HR is occasionally asked by their clients to revise the framework used to manage fixed remuneration. Such requests can arise for a variety of reasons, and some of these reasons can relate to the framework itself – as opposed to, say, ham-fisted management driving away good staff.
The framework may be too restrictive in not allowing scope to differentiate in-demand jobs that attract a market premium or individuals who are consistently operating at a level above their peers. It might also have been around for long enough that salary ‘discrepancies’ have accumulated e.g. individuals paid well above or below their peers for no obvious business-related reason. It might be associated with a predecessor organisation of a merged entity and therefore, inadvertently, sending the wrong message about organisational values. It might be regarded as lax and needing tightening up in order to better control cost; or it might be seen as opaque by stakeholders.
In my experience the best place to start with such an assignment is with the business strategy and the big-ticket items the organisation is promising to deliver. From there, the obvious segue is the internal capabilities that drive these outcomes, and which of these are considered core to competitive advantage and should therefore be retained internally. From there it makes sense to consider traditional sources of supply and forecast likely changes in the labour market that could influence the make or buy decision.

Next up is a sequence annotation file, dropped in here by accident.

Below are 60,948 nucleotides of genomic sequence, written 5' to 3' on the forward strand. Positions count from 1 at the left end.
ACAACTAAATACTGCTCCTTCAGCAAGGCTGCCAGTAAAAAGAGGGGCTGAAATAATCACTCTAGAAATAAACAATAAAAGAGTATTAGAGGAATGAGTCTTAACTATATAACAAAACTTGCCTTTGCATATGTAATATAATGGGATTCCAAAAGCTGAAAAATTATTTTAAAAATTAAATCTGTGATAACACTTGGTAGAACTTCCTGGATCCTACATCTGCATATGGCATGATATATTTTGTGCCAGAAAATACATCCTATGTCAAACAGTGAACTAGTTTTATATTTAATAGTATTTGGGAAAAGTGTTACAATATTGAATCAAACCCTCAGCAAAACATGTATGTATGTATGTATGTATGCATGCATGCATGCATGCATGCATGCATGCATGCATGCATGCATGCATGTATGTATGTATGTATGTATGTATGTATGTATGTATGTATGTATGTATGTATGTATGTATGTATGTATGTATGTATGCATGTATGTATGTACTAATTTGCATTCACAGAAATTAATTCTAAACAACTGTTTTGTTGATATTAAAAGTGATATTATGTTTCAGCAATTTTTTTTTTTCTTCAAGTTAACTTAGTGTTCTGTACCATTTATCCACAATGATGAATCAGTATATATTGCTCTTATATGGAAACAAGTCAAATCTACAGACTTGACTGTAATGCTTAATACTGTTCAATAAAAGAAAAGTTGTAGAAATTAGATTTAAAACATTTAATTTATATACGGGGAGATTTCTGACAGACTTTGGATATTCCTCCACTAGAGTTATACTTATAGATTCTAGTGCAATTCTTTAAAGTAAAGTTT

At this point a salary policy can be developed to explain the purposes of the framework. These purposes are likely to include:
· Setting starting salaries based on work value and market relativities
· Recognising person-based changes i.e. growth in individual skills and competencies within the current job
· Recognising job-based changes i.e. movement to a different job at a different salary range.
It’s vital that management buy into these purposes. In particular, they must come to a landing on the relative priority of these – and any other – purposes. In a professional services company, for example, it’s likely that person-based changes are prioritised over the other two because the difference between good and exemplary performance can put money in the bank. This may be less likely in, say, a local government setting where work processes are generally more well-defined and compliance is a paramount concern.
Now, at last, it becomes appropriate to get into the ‘mechanics’ of the framework; and the first such decision is the biggest. How many frameworks do we need? This is such a big question because, on the one hand, you don’t want to create barriers between staff e.g. academics and administrators and, on the other, career progression is easier to envisage and navigate within similar work categories.
If you’ve done the work, you know what the core capabilities are for this organisation. You also know the likely future sources of supply and the internal development paths required to build these capabilities. These factors should then lead you to an optimal design for your remuneration framework – one that provides visible career paths without creating unnecessary barriers between staff.
This is perhaps the biggest task for HR in its impact on the finances and culture of the organisation, but it’s not a task that comes around often. Therefore external consultants are often brought in to do the work. I hope this brief discussion can assist internal HR to be a more active partner to these subject matter experts in any such endeavour.